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Alfred V. Aho
Compilers: Principles, Techniques and Tools, known to professors, students, and developers worldwide as the "Dragon Book," is available in a new edition. Every chapter has been completely revised to reflect developments in software engineering, programming languages, and computer architecture that have occurred since 1986, when the last edition published. The authors, recognizing that few readers will ever go on to construct a compiler, retain their focus on the broader set of problems faced in software design and software development.
Iain D. Craig
I love virtual machines (VMs) and I have done for a long time.If that makes me "sad" or an "anorak", so be it. I love them because they are so much fun, as well as being so useful. They have an element of original sin (writing assembly programs and being in control of an entire machine), while still being able to claim that one is being a respectable member of the community (being structured, modular, high-level, object-oriented, and so on). They also allow one to design machines of one's own, unencumbered by the restrictions of a starts optimising it for some physical particular processor (at least, until one processor or other). I have been building virtual machines, on and off, since 1980 or there abouts. It has always been something of a hobby for me; it has also turned out to be a technique of great power and applicability. I hope to continue working on them, perhaps on some of the ideas outlined in the last chapter (I certainly want to do some more work with register-based VMs and concur rency). I originally wanted to write the book from a purely semantic viewpoint.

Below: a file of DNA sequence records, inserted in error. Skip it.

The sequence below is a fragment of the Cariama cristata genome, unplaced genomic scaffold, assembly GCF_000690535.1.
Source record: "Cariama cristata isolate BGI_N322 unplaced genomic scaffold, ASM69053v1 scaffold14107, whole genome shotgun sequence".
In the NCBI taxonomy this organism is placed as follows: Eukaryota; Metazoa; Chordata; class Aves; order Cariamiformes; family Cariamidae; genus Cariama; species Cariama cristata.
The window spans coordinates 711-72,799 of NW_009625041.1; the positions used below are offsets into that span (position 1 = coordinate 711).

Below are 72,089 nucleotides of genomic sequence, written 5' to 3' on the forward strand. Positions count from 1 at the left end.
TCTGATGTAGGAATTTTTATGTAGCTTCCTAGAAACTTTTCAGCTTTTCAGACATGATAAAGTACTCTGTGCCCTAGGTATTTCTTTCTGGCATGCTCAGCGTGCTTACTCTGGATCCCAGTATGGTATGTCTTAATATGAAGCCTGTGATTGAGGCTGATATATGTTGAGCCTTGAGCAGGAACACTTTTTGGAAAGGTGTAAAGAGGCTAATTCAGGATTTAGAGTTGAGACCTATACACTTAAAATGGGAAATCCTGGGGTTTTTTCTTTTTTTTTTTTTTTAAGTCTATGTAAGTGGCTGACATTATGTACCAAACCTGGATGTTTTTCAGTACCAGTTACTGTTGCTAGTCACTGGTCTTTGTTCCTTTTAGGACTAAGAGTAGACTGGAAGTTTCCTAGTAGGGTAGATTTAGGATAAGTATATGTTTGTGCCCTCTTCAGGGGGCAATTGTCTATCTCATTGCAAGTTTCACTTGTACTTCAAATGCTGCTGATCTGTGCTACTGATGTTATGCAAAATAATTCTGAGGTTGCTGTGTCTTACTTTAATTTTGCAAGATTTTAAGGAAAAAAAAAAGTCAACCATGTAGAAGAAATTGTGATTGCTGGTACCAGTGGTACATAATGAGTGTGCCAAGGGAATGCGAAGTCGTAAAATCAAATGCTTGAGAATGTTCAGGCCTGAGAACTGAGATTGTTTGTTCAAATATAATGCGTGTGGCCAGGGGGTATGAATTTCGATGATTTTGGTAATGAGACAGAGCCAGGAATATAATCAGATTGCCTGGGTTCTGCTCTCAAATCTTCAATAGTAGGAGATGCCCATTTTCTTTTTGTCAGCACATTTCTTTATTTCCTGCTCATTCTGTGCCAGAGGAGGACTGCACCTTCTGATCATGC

This is an in-depth look at the construction and underlying theory of a fullyfunctional virtual machine and an entire suite of related development tools.